These include powerful opioid painkillers and antidepressants, as well as unlicensed versions of erectile dysfunction drugs
The Criminal Enforcement Unit (CEU) of the Medicines and Healthcare products Regulatory Agency (MHRA) seized a large quantity of suspected illegally traded medicines, including powerful prescription-only medicines, during raids conducted at two residential and two business premises across North Manchester.
Officers from the MHRA and Greater Manchester Police carried out searches across two residential addresses in Oldham and Cheetham in the early hours of Wednesday (29 November), and arrested a man in his 20s on “suspicion of conspiracy to supply controlled drugs, breaches of the Human Medicines Regulations 2012 and money laundering.”
They also seized thousands of illegal medicines from two business addresses in Bury and Miles Platting, including powerful opioid painkillers and antidepressants, as well as unlicensed versions of erectile dysfunction drugs.
MHRA Deputy Director of Criminal Enforcement, Andy Morling said: “Medicines like these are powerful and dangerous in the wrong hands, potentially leading to serious adverse health consequences. The criminals trading in these products are not only breaking the law, they also have no regard for your safety.”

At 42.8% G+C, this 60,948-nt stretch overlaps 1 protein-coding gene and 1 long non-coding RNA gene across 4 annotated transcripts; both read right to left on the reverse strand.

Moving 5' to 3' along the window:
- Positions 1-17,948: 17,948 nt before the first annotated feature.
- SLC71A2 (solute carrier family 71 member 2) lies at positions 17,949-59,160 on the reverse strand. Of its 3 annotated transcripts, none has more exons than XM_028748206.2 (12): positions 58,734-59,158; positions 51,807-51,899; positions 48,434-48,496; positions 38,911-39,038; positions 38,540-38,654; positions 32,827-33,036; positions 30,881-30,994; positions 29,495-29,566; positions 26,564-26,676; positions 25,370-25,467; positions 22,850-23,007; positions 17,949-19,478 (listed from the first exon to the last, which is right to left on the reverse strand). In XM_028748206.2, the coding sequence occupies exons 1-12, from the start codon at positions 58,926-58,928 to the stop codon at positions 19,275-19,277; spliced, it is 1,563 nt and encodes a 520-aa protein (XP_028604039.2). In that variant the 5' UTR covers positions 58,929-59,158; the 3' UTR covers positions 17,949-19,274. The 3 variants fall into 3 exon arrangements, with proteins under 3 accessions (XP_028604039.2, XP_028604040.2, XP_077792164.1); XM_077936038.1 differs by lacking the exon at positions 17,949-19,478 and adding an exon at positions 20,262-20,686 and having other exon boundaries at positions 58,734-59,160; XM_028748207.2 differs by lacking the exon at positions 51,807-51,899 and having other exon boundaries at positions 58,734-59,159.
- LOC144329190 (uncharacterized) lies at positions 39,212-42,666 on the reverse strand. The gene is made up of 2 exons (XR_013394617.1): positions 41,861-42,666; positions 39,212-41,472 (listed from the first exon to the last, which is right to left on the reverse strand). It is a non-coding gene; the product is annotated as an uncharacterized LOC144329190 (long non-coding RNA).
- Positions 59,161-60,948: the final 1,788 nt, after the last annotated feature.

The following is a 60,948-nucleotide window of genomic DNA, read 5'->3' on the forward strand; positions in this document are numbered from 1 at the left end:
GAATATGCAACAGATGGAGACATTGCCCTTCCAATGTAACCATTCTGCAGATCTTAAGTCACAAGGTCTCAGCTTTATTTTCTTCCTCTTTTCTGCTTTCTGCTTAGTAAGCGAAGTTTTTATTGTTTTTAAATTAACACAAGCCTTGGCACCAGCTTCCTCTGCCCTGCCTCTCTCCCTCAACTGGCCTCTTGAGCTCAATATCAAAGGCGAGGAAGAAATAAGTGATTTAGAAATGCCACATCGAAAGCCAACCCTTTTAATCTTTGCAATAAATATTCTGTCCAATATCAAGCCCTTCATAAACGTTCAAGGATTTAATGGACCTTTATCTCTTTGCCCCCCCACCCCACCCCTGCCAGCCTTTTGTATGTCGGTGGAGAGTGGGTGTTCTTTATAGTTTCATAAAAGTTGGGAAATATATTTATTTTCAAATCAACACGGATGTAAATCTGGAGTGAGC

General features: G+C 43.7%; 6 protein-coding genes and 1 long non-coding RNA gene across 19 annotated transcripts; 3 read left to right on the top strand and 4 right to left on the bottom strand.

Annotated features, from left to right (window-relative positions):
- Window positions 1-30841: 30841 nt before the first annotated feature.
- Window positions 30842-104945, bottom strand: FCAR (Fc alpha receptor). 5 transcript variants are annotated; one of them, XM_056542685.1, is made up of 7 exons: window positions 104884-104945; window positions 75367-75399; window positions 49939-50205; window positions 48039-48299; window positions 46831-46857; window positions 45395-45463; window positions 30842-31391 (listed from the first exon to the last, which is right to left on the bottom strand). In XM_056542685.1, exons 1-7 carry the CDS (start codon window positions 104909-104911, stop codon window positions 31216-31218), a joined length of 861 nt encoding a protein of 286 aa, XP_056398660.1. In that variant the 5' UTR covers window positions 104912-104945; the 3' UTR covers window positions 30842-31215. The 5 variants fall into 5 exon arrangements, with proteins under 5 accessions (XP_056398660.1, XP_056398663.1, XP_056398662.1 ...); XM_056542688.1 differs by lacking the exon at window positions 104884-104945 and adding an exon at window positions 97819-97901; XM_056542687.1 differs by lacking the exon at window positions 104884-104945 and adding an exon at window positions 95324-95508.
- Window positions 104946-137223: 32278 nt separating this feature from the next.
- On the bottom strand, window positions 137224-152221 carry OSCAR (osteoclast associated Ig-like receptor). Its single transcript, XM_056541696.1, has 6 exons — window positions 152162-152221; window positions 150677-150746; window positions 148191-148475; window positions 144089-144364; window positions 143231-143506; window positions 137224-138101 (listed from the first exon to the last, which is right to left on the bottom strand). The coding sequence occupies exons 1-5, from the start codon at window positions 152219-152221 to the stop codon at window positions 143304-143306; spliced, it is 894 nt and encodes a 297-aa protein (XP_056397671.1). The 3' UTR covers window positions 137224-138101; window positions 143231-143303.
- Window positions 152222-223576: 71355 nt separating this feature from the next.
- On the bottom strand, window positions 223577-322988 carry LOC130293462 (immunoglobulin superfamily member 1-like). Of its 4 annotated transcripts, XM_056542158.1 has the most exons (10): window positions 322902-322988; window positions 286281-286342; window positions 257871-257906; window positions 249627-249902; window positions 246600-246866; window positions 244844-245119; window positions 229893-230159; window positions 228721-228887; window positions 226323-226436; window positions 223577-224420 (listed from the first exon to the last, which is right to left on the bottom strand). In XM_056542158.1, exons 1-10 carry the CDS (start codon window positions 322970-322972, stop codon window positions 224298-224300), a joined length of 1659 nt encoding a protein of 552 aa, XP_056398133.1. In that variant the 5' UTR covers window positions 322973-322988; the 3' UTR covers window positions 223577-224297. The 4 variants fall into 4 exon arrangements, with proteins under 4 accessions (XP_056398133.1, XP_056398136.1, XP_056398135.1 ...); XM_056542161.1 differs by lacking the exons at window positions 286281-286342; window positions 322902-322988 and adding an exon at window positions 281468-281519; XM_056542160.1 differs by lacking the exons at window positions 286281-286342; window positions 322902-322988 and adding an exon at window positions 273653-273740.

He warned the public that advertising, selling or supplying medicines without the appropriate authorisation is illegal, and that products or any other powerful medicines being sold on social media or elsewhere online are “unlikely to be legitimate” and could be “extremely dangerous.”
Andy appealed to the people to help the MHRA take action to stop these criminals by reporting concerns to them through the Yellow Card scheme.
“Our Criminal Enforcement Unit will continue working to protect your health by disrupting this harmful and illegal trade. We’re grateful to our partners in Greater Manchester Police, for helping in our efforts to do this today,” he added.
The MHRA has been a dedicated partner of Operation Vulcan in tackling the supply of illicit prescription medication in the Cheetham Hill area of Manchester, and together they have seized more than 1.5 million tablets over the last year, said Jen Kelly, Detective Chief Inspector of Greater Manchester Police’s Operation Vulcan.
Jen has cautioned that illicit prescription medication can have harmful and even fatal consequences, and urged anyone with information about illicit supply to share it with local police force “so they can act on it and keep your community safe.”
Be careful when buying medicines online and do not self-prescribe. If you have a concern about your health, visit your GP, get a correct diagnosis and if medicines are prescribed, obtain them from a legitimate source, the MHRA has advised.